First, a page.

If you’re a frequent traveller, or even somebody who’s flown more than twice, chances are you’ve experienced an airline schedule change. What’s that, you ask? That’s an airline euphemism for having your flight times changed. It can range from a couple of minutes, to hours, and some passengers have even experienced having their flight days changed. Or, worse, some have had their flights cancelled. An airline schedule change can also cover having your flight numbers, the type of aircraft, or even your airport changed. Needless to say, while some changes may be negligible, such as time changes in minutes, others can be so disruptive to your travel plans. It doesn’t help matters any when you hear the agent telling you that there’s nothing or little that you or they can do. It’s enough to make some customers scream bloody murder, or at the very least, threaten them with a lawsuit.
The good news is, there are steps that can be done to gain a modicum of control in this situation. But I’ll leave that for the next post. For now, I just want to share with you some of the situations travellers have seen themselves in. If any of these scenarios seem familiar, then you’ll know somebody else went through the same torture you did.
Scenario 1: You’re on a connecting flight with 2 different airlines. Airline A has just told you you’re flight will be delayed (or rescheduled) 30 minutes later. Normally, this wouldn’t be a problem, except that the delay will cause you to misconnect with your 2nd flight. And since it’s a different airline, Airline B is not willing to change your flight to a later flight, unless you’re willing to pay more.
Scenario 2: You’re original non-stop flight has been changed to a flight with 2 connections. This wouldn’t be a problem if you’re travelling alone. Thing is, you’re travelling with 2 kids under 3, have a ton of baggage, and the new flights will result in a longer flight than you bargained for.
Scenario 3: Your morning flight has been cancelled, and the airline has rescheduled you to an afternoon flight. This isn’t going to work out for you, because you’re on you’re way to a very important job interview/meeting/date that’s at 11 am.
Scenario 4: Due to weather disturbances in the area, the airline has just informed you that there’s a slight change in your flight. You’ll still be arriving at relatively the same time you were supposed to originally. Except your plane has been rerouted to arrive at an airport that’s 20 miles from your original one, which means you’ll have to make additional arrangements for transportation.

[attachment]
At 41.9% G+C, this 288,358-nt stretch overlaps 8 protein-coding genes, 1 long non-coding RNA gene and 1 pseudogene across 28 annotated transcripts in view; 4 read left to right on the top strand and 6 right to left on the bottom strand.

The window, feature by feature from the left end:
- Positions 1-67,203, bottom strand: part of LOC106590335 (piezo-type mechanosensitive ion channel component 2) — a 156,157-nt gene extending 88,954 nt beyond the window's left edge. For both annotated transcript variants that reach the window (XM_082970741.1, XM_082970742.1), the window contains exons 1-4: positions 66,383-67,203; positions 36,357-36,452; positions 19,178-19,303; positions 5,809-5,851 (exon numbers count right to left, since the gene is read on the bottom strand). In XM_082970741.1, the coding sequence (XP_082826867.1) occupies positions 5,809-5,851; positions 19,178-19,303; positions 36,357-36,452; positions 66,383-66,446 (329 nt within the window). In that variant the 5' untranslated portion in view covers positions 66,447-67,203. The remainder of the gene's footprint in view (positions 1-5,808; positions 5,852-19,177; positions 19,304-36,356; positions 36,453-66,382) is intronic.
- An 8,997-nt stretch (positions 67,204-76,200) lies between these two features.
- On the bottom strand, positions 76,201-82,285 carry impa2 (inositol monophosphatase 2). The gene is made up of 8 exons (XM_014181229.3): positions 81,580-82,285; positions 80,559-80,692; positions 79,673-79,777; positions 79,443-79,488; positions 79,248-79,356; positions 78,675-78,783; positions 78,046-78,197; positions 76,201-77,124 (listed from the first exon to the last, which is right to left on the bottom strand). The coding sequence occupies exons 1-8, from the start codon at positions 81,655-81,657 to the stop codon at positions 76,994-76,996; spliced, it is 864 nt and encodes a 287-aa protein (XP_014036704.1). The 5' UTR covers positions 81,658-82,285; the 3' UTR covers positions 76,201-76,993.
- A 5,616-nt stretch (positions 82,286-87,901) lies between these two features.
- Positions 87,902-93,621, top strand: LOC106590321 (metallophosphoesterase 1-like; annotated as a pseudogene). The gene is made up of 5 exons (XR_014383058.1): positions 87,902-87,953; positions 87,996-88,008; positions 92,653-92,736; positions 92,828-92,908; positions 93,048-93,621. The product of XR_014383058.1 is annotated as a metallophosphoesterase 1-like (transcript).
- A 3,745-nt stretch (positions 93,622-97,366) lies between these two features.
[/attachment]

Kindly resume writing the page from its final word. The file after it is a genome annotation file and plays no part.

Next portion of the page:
Scenario 5: Due to “mechanical difficulties”, your plane has been changed from a jet plane to a smaller plane. This means a bumpier ride, longer flight times, and more worries for you because of your aviatophobia (that’s fear of flying, just wanted to throw that in!)
Scenario 6: A business traveller flying from the US to Europe had a flight connecting in London. He was informed of a change in the travel plans. There were no changes in the times. The catch? Since he was travelling with two carriers, the first flight was going to arrive in London Heathrow (LHR), and connect with a flight leaving from London Gatwick (LGW). This meant travelling to the other airport for at least another hour with all his luggage, which naturally will result in a misconnection.
And the winner of this sobfest is:
Scenario 7: This poor couple was just hoping for a nice vacation to Thailand for their anniversary, with an Asian cruise thrown in. Their flight had a connection in Seoul, South Korea. The woman called in tears, because their flight’s times were changed. Instead of a stop-over, the change was going to result in an overnight stop-over in Seoul. Not only would they miss their cruise, they would also have to pay for a hotel in Seoul from their own pocket.
Scared of taking that trip now? Don’t be. The good news is, there’s usually something you can do about these changes. Next post, I’ll give you some tricks of the trade in dealing with these nasty schedule changes. Till next time!